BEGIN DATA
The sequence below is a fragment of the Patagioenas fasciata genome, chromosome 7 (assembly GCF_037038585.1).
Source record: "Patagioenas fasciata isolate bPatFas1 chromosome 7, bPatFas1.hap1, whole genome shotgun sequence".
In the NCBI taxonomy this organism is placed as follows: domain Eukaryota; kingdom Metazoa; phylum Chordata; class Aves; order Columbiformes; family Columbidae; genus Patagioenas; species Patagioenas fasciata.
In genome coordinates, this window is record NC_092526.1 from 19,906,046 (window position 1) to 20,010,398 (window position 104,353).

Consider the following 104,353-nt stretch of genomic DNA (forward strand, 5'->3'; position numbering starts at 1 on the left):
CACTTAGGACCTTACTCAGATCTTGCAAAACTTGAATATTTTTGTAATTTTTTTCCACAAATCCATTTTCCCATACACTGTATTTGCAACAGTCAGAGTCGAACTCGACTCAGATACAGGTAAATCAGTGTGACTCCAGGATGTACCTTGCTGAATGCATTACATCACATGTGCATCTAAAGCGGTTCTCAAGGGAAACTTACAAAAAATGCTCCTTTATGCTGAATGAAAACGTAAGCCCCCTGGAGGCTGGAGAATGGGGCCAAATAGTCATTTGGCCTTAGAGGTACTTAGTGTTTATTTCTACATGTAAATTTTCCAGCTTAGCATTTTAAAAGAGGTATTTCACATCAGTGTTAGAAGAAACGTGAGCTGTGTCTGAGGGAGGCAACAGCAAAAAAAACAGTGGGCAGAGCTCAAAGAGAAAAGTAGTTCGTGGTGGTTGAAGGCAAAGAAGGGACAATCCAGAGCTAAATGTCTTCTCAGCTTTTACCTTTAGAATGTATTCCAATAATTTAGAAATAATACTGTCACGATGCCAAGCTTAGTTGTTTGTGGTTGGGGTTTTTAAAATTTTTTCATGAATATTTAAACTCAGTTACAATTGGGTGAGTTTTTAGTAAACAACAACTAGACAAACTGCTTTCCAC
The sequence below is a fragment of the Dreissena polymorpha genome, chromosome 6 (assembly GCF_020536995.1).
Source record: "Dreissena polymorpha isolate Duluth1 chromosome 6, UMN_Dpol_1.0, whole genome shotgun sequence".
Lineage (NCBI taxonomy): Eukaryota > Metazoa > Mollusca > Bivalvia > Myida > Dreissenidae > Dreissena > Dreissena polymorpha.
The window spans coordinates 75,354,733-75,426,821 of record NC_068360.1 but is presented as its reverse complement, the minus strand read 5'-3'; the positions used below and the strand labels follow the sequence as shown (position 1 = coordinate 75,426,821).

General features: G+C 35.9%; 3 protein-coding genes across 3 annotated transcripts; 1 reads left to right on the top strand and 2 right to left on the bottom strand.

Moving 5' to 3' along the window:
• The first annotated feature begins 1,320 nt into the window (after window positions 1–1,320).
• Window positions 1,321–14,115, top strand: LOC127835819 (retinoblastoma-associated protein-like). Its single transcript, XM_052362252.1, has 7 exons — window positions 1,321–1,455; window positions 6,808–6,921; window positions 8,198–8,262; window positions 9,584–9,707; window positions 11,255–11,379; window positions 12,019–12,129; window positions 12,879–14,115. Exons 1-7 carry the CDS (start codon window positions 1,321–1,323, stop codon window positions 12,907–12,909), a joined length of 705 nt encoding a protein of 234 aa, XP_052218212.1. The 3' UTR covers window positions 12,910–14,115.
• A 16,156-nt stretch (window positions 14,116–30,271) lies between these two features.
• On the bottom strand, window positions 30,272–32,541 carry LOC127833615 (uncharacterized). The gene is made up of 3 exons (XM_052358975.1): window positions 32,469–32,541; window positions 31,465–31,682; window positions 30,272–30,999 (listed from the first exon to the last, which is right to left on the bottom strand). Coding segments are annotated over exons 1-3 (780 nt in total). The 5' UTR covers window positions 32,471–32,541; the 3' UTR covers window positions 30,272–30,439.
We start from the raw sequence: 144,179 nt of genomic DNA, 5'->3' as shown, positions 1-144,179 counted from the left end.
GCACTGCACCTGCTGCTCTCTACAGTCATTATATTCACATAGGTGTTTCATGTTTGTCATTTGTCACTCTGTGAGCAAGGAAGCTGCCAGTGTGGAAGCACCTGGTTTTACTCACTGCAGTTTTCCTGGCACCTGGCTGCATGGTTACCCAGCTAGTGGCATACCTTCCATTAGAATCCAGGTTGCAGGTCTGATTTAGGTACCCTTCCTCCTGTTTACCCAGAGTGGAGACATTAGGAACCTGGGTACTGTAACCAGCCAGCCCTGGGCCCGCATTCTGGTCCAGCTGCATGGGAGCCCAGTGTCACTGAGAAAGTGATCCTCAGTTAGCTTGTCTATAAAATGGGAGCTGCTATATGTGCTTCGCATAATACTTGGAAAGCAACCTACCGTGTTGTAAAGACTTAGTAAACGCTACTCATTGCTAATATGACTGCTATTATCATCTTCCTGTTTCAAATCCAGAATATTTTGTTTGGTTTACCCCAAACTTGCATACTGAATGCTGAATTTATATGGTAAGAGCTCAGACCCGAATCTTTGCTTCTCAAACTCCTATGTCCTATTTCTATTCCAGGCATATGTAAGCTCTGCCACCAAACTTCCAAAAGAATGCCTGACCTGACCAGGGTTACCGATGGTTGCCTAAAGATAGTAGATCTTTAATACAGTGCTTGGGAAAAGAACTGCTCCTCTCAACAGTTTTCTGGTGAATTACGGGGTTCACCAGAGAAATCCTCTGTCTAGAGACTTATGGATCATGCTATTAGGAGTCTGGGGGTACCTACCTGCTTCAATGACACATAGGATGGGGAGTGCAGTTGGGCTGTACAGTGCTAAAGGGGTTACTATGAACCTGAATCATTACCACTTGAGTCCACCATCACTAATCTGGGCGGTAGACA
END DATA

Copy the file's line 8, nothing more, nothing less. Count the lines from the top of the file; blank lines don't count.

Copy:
Source record: "Dreissena polymorpha isolate Duluth1 chromosome 6, UMN_Dpol_1.0, whole genome shotgun sequence".